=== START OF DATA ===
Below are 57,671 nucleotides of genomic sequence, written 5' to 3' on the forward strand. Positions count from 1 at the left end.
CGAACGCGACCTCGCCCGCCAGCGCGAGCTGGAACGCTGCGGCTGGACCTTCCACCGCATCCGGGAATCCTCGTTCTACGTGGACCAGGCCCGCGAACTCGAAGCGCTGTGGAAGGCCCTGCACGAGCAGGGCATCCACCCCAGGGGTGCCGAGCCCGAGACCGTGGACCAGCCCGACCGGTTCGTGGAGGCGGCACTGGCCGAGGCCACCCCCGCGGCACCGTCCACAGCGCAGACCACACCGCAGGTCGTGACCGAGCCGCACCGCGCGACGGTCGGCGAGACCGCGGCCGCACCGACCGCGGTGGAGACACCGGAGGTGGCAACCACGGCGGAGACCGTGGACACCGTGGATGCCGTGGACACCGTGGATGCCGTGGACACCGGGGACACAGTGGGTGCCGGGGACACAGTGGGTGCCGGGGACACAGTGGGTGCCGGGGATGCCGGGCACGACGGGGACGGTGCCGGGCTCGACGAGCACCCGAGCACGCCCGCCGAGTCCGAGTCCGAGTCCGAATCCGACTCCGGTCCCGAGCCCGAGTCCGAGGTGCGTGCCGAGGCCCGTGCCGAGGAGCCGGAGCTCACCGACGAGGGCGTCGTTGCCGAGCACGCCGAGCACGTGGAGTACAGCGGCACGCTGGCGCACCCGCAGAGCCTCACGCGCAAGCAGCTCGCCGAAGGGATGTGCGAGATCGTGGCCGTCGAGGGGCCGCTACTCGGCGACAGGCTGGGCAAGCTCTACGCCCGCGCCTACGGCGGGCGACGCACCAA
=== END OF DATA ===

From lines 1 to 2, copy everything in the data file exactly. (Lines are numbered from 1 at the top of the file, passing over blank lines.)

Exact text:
Below are 57,671 nucleotides of genomic sequence, written 5' to 3' on the forward strand. Positions count from 1 at the left end.
CGAACGCGACCTCGCCCGCCAGCGCGAGCTGGAACGCTGCGGCTGGACCTTCCACCGCATCCGGGAATCCTCGTTCTACGTGGACCAGGCCCGCGAACTCGAAGCGCTGTGGAAGGCCCTGCACGAGCAGGGCATCCACCCCAGGGGTGCCGAGCCCGAGACCGTGGACCAGCCCGACCGGTTCGTGGAGGCGGCACTGGCCGAGGCCACCCCCGCGGCACCGTCCACAGCGCAGACCACACCGCAGGTCGTGACCGAGCCGCACCGCGCGACGGTCGGCGAGACCGCGGCCGCACCGACCGCGGTGGAGACACCGGAGGTGGCAACCACGGCGGAGACCGTGGACACCGTGGATGCCGTGGACACCGTGGATGCCGTGGACACCGGGGACACAGTGGGTGCCGGGGACACAGTGGGTGCCGGGGACACAGTGGGTGCCGGGGATGCCGGGCACGACGGGGACGGTGCCGGGCTCGACGAGCACCCGAGCACGCCCGCCGAGTCCGAGTCCGAGTCCGAATCCGACTCCGGTCCCGAGCCCGAGTCCGAGGTGCGTGCCGAGGCCCGTGCCGAGGAGCCGGAGCTCACCGACGAGGGCGTCGTTGCCGAGCACGCCGAGCACGTGGAGTACAGCGGCACGCTGGCGCACCCGCAGAGCCTCACGCGCAAGCAGCTCGCCGAAGGGATGTGCGAGATCGTGGCCGTCGAGGGGCCGCTACTCGGCGACAGGCTGGGCAAGCTCTACGCCCGCGCCTACGGCGGGCGACGCACCAA